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Some background to my question: I'm looking to deserialize some horrid json within Json.net. This json object is created by ArcGIS Server, and sends a 'results' object which is formatted thusly:

{ "results" : [ { "layerId" : 10, "layerName" : "Polling Districts", "value" : "MyWard", "displayFieldName" : "Ward", "attributes" : { "OBJECTID" : "61", "Ward" : "MyWard", "Polling Station" : "Childrens Resources Centre", "Polling District" : "E", "Constituency" : "South", "Shape" : "Polygon" } } ] }

Now the problem is the attributes object:

{ "OBJECTID" : "61", "Ward" : "MyWard", "Polling Station" : "Childrens Resources Centre", "Polling District" : "E", "Constituency" : "South", "Shape" : "Polygon" }

...which has whitespace in some identifiers; it's being generated by the 'pretty' field alias, and not the data table name. I'm able to use the linq selectToken to get all other fields, but I'm looking for "Polling Station" in particular.

I've tried quite a few variants of the query:

string pollingStation = (string)jObj.SelectToken("results[0].attributes[Polling Station]"); // Unexpected character while parsing path indexer: P  
string pollingStation = (string)jObj.SelectToken("results[0].attributes[\"Polling Station\"]"); //Unexpected character while parsing path indexer: "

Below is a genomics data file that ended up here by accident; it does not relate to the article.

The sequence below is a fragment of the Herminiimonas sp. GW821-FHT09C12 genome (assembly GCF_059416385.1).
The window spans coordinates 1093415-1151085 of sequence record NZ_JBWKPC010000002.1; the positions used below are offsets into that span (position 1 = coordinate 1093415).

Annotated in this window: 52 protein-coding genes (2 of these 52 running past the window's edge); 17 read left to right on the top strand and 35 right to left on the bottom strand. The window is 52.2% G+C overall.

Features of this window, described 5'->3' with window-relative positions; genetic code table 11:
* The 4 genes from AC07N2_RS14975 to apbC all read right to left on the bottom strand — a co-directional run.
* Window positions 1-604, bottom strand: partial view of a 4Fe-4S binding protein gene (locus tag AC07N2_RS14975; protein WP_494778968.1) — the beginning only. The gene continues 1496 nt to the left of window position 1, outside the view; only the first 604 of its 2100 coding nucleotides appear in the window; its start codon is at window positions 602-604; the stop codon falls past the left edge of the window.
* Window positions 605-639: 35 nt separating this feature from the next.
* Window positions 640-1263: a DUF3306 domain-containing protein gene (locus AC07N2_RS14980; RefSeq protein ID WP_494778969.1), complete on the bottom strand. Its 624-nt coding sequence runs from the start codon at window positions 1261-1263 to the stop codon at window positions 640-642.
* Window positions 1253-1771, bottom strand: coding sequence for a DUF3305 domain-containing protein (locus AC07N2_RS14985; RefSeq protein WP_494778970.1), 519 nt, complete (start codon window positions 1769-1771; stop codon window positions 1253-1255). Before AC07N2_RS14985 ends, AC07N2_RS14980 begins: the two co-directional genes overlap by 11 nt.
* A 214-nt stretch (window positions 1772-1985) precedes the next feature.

string pollingStation = (string)jObj.SelectToken("results[0].attributes.\"Polling Station\""); // No error, pollingStation is null  
string pollingStation = (string)jObj.SelectToken("results[0].attributes.Constituency"); // No error, pollingStation is South (correct)

I've googled, searched the json.net help & read quite a few questions already posted here - none of which seem to deal with this particular question. Maybe I'm just being dense. You may also be able to tell I'm not proficient in c#, or Linq, and this is the first time I've used Json.net so I have probably made some schoolboy errors. Any suggestions welcome!

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This has nothing to do with LINQ –  SLaks Jul 20 '11 at 14:13
    
Do you have to use SelectToken? Can you just use the indexer to get at individual values instead? That's what I've always done. –  Jon Skeet Jul 20 '11 at 14:13
    
SLaks: sorry - I was under the impression SelectToken was in the Newtonsoft.Json.Linq namespace. It isn't. –  Stoat Jul 20 '11 at 14:16
    
Jon: No, I don't have to use SelectToken - I thought it'd be the simplest way to get at specific elements without deserializing the whole thing into an object. Could you elaborate on how I'd go about doing it the other way? Where in the Json.net documentation should I be looking? –  Stoat Jul 20 '11 at 14:27
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up vote 1 down vote accepted

Reading the JPath.ParseMain code in JPath.cs i'll guess

var pollingStation = (string)jObj.SelectToken("results[0].attributes.Polling Station");
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Nice. I didn't even consider it'd 'just work' without having to be quoted, bracketed, or otherwise escaped. Thanks! –  Stoat Jul 20 '11 at 15:16
    
In fact reading the code, nothing is escapable. It mean that some correct json attributes names like "x[.3" can't be accessed via this API (attributes names are arbitrary unicode strings in json). –  VirtualBlackFox Jul 21 '11 at 8:50
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